in Boston By Ann Bradley
Six months after the Boston Teachers Union and the Boston Public Schools reached agreement on a contract hailed by many as a model for reform, union members are considering staging a one-day strike to protest the city’s inability to fund the contract.
Edward J. Doherty, president of the teachers’ union, said its leadership would decide at a Dec. 13 meeting whether to strike that day.
“We believe it’s an outstanding contract that has a lot of promise for improving the schools,” Mr. Doherty said. “Forcing us to go back to a traditional adversarial relationship will be an opportunity missed by the school department and the city.”
The agreement on the contract, which calls for decentralized school management, was announced with much fanfare on May 22. The settlement broke a tradition of protracted labor negotiations and was hailed as providing “a climate of stability” for the opening of school in the fall.
From the start, however, Mayor Raymond L. Flynn cautioned that the city could not afford to pay for the contract without new taxes.
The three-year, $44-million contract calls for teachers to receive annual salary increases of 7 percent. The teachers agreed to defer this year’s raise for three months, and are now growing “frustrated and angry” at the possibility of receiving no raises at all, Mr. Doherty said.
Boston has been crippled by the state’s severe fiscal crisis. Cities and towns have lost $225 million in state aid this year, 40 percent of which would have gone to the schools.
The Boston Association of School Administrators and Supervisors also ratified a three-year contract that has yet to be funded.
“When a typhoon strikes, who do you blame?” said Thomas E. Clegg Sr., president of that union.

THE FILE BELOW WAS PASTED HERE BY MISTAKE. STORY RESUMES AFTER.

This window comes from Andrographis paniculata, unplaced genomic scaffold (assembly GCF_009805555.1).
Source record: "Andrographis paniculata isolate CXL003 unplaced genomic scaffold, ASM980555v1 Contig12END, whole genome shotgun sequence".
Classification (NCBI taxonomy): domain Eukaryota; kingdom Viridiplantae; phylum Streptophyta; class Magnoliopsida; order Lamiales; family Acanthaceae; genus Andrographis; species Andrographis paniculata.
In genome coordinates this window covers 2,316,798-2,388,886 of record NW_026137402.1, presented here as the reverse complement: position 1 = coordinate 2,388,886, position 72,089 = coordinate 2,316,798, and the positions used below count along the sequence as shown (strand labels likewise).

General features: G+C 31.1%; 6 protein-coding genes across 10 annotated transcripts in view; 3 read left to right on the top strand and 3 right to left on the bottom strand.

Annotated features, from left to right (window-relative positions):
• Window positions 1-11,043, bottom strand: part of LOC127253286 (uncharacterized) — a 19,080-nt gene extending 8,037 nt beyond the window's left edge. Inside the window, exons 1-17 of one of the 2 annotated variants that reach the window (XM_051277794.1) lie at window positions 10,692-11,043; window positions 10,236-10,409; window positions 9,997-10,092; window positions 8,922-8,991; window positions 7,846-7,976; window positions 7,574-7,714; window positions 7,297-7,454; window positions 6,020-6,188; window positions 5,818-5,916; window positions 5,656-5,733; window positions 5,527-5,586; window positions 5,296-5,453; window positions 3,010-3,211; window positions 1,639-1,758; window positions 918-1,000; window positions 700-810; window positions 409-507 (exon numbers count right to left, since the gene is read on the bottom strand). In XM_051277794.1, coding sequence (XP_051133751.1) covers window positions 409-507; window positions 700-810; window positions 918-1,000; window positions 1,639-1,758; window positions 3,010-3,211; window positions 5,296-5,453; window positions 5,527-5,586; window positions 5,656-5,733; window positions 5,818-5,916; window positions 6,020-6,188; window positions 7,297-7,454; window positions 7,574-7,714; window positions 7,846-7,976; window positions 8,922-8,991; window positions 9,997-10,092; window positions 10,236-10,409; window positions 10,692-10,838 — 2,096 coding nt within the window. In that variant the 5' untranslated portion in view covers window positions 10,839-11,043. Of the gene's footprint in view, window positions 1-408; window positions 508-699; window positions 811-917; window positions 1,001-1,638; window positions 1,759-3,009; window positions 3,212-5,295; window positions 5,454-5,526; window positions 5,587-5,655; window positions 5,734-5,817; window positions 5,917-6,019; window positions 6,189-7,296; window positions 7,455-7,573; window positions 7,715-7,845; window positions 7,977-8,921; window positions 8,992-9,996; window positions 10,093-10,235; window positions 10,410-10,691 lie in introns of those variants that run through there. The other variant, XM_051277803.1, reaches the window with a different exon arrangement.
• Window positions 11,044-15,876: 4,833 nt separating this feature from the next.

Mr. Flynn recently filed a bill in the state legislature calling for a one-cent increase on the sales tax in Boston to pay for the contract, according to Ellen Guiney, the Mayor’s education adviser.
But she acknowledged that “all the tax proposals are having a very difficult time in Massachusetts right now.”
Thomas M. O’Reilly, chairman of the Boston School Committee, called the Flynn bill “a false effort.”
“Nobody has seen any weight put behind it,” Mr. O’Reilly noted.
The teachers’ union is pressing the city to pay for the first year of the contract, Mr. Doherty said, but has not received a commitment.
Without raises, the reforms agreed to in the contract will not be implemented, he predicted. “The contract is a very intricate document,” he said. “The concessions teachers made were dependent upon other things happening.”
If the union is forced to return to the bargaining table, he added, “there will definitely be a strike.”
The business community, which pressed for the reforms contained in the contract, has been “disappointingly silent,” Mr. Doherty said, about identifying money to pay teachers.
But James J. Darr, president of the Boston Private Industry Council, said the city faces “a very difficult situation.”
“This is a collision of a very sound and legitimate bargaining process with economic reality above, beyond, and outside the control of all the parties and of the mayor,” Mr. Darr said.
The contract was the first in Boston’s history to go beyond bread-and-butter issues. It establishes “school-site councils” at each school--governing bodies made up of a principal and parent, student, teacher, and community representatives. They would be responsible for making decisions on educational goals, the instructional program, budgeting and fund-raising, purchasing, staffing, scheduling, hiring, and parent-teacher relations.
Schools would be assessed each year based on their own educational plans. Teachers and administrators in underperforming schools could be removed by the council.
In addition, the contract provides for a mentoring program for new teachers and a voluntary peer-assistance program, and would allow school councils to hire teachers from other schools regardless of seniority.
A version of this article appeared in the November 22, 1989 edition of Education Week as UBJ: Teachers Miffed Over Lack of Money To Pay for ‘Model’ Contract